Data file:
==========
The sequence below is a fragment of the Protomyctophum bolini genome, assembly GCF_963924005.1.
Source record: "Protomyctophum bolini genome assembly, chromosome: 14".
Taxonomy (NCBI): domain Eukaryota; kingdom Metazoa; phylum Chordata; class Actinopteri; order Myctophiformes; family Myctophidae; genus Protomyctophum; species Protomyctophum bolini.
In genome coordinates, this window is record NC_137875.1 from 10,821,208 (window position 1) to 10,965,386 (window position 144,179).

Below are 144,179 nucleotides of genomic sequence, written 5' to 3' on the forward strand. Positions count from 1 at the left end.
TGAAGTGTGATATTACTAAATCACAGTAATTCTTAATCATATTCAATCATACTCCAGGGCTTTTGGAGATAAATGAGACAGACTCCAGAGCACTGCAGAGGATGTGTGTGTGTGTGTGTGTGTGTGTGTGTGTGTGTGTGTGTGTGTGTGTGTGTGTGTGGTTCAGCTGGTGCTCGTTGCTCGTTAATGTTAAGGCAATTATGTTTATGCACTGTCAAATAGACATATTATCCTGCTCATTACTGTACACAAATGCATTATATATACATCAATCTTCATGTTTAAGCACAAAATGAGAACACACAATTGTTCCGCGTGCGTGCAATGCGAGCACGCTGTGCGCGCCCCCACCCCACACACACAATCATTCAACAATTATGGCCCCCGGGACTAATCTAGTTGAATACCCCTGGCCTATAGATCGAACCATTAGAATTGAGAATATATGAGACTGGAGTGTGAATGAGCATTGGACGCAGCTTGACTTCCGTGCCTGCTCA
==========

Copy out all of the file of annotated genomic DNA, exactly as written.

The sequence below is a fragment of the Protomyctophum bolini genome, assembly GCF_963924005.1.
Source record: "Protomyctophum bolini genome assembly, chromosome: 14".
Taxonomy (NCBI): domain Eukaryota; kingdom Metazoa; phylum Chordata; class Actinopteri; order Myctophiformes; family Myctophidae; genus Protomyctophum; species Protomyctophum bolini.
In genome coordinates, this window is record NC_137875.1 from 10,821,208 (window position 1) to 10,965,386 (window position 144,179).

Below are 144,179 nucleotides of genomic sequence, written 5' to 3' on the forward strand. Positions count from 1 at the left end.
TGAAGTGTGATATTACTAAATCACAGTAATTCTTAATCATATTCAATCATACTCCAGGGCTTTTGGAGATAAATGAGACAGACTCCAGAGCACTGCAGAGGATGTGTGTGTGTGTGTGTGTGTGTGTGTGTGTGTGTGTGTGTGTGTGTGTGTGTGTGTGGTTCAGCTGGTGCTCGTTGCTCGTTAATGTTAAGGCAATTATGTTTATGCACTGTCAAATAGACATATTATCCTGCTCATTACTGTACACAAATGCATTATATATACATCAATCTTCATGTTTAAGCACAAAATGAGAACACACAATTGTTCCGCGTGCGTGCAATGCGAGCACGCTGTGCGCGCCCCCACCCCACACACACAATCATTCAACAATTATGGCCCCCGGGACTAATCTAGTTGAATACCCCTGGCCTATAGATCGAACCATTAGAATTGAGAATATATGAGACTGGAGTGTGAATGAGCATTGGACGCAGCTTGACTTCCGTGCCTGCTCA